The Battle of Arsuf was a battle of the Third Crusade in which Richard I of England defeated the forces of Ayyubid leader Saladin.
The Battle of Damascus (18 – 21 June 1941) was the final action of the Allied advance on Damascus in Syria during the Syria–Lebanon Campaign in World War II.
The Battle of Hattin took place on 4 July 1187, between the Crusader states of the Levant and the forces of the Ayyubid sultan Salah ad-Din, known in the West as Saladin.
The Battle of Jaffa took place during the Crusades, as one of a series of campaigns between the army of Sultan Saladin (Ṣalāḥ al-Dīn Yūsuf ibn Ayyūb) and the Crusader forces led by King Richard I of England (known as Richard the Lionheart).
The Battle of Maysalun (معركة ميسلون), also called the Battle of Maysalun Pass or the Battle of Khan Maysalun, was fought between the forces of the Arab Kingdom of Syria and the French Army of the Levant on 24 July 1920 near Khan Maysalun in the Anti-Lebanon Mountains, about west of Damascus.
The Battle of Montgisard was fought between the Ayyubids and the Kingdom of Jerusalem on 25 November 1177.
The Battle of Qarqar (or Ḳarḳar) was fought in 853 BC, when the army of Assyria led by king Shalmaneser III encountered an allied army of eleven kings at Qarqar, led by Hadadezer (also called Adad-idr and possibly to be identified with Benhadad II) of Damascus and King Ahab of Israel.
The Battle of the Zab (معركة الزاب) took place on the banks of the Great Zab river in what is now Iraq on January 25, 750. It spelled the end of the Umayyad Caliphate and the rise of the Abbasids, a dynasty that would last (under various influences and with varying power) until the 13th century.
The Battle of Yarmouk was a major battle between the army of the Byzantine Empire and the Muslim Arab forces of the Rashidun Caliphate.
Beit al-Mamlouka (بيت المملوكة) is a luxury boutique hotel located in the old city of Damascus, Syria.
Ben-Hadad I (בן הדד; בר הדד) was the king of Aram Damascus between 885 BC and 865 BC.
The Beqaa Valley (وادي البقاع,, Lebanese; Բեքայի դաշտավայր), also transliterated as Bekaa, Biqâ and Becaa and known in Classical antiquity as Coele-Syria, is a fertile valley in eastern Lebanon.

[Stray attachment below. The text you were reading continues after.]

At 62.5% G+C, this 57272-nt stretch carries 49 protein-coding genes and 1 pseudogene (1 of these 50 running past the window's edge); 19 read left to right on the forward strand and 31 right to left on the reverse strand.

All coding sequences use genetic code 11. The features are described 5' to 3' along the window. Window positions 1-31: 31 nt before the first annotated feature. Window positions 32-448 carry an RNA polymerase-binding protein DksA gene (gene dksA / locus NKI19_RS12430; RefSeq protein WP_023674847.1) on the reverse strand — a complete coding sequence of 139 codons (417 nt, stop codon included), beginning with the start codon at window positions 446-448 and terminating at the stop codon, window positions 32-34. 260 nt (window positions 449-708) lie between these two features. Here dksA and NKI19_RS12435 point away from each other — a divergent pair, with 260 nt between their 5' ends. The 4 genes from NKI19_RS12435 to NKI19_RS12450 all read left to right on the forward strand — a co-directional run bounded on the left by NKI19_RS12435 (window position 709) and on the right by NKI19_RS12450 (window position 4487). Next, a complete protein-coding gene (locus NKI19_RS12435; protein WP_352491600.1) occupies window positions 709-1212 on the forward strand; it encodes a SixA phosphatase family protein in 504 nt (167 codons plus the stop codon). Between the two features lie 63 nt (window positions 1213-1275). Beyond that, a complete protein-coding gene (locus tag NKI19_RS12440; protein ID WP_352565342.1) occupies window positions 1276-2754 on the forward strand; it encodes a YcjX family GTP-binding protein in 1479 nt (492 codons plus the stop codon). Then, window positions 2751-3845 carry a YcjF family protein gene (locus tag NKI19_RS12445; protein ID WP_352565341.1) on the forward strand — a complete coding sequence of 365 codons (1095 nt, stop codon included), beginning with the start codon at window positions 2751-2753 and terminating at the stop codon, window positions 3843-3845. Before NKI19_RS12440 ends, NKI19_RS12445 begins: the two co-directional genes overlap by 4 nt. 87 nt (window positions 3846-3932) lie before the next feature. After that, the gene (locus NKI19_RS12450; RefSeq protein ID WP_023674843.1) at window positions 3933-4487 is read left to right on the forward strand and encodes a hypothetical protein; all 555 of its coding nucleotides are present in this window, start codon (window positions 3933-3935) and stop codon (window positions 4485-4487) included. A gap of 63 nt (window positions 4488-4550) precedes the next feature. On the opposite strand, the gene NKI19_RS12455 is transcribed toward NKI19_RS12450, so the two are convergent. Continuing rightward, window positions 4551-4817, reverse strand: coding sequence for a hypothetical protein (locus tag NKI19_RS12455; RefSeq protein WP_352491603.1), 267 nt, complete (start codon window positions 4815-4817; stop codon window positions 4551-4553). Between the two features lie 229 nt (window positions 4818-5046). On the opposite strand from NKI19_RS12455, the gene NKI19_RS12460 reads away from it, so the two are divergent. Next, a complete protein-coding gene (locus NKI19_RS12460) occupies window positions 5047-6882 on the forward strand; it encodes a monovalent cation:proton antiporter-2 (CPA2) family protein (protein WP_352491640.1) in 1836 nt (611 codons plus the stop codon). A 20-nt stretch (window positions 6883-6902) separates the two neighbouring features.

Biblical Hebrew (rtl Ivrit Miqra'it or rtl Leshon ha-Miqra), also called Classical Hebrew, is an archaic form of Hebrew, a Canaanite Semitic language spoken by the Israelites in the area known as Israel, roughly west of the Jordan River and east of the Mediterranean Sea.
Bilad al-Sham (بِـلَاد الـشَّـام Bilād a'š-Šām) was a Rashidun, Umayyad and later Abbasid Caliphate province in what is now the region of Syria.
Biryawaza was a powerful ruler in the area of Egyptian controlled Syria in the middle fourteenth century BC.
The Black Death, also known as the Great Plague, the Black Plague, or simply the Plague, was one of the most devastating pandemics in human history, resulting in the deaths of an estimated people in Eurasia and peaking in Europe from 1347 to 1351.
Bloudan (بلودان) is a Syrian village located 51 kilometers north-west of Damascus, in the Rif Dimashq Governorate; it has an altitude of about 1500 meters.
The Bolsheviks, originally also Bolshevists or Bolsheviki (p; derived from bol'shinstvo (большинство), "majority", literally meaning "one of the majority"), were a faction of the Marxist Russian Social Democratic Labour Party (RSDLP) which split apart from the Menshevik faction at the Second Party Congress in 1903.
The Book of Genesis (from the Latin Vulgate, in turn borrowed or transliterated from Greek "", meaning "Origin"; בְּרֵאשִׁית, "Bərēšīṯ", "In beginning") is the first book of the Hebrew Bible (the Tanakh) and the Old Testament.
A boutique hotel is a small hotel which typically has between 10 and 100 rooms in unique settings with upscale accommodations and individualized Unique Selling Points (USPs).
The Bronze Age is a historical period characterized by the use of bronze, and in some areas proto-writing, and other early features of urban civilization.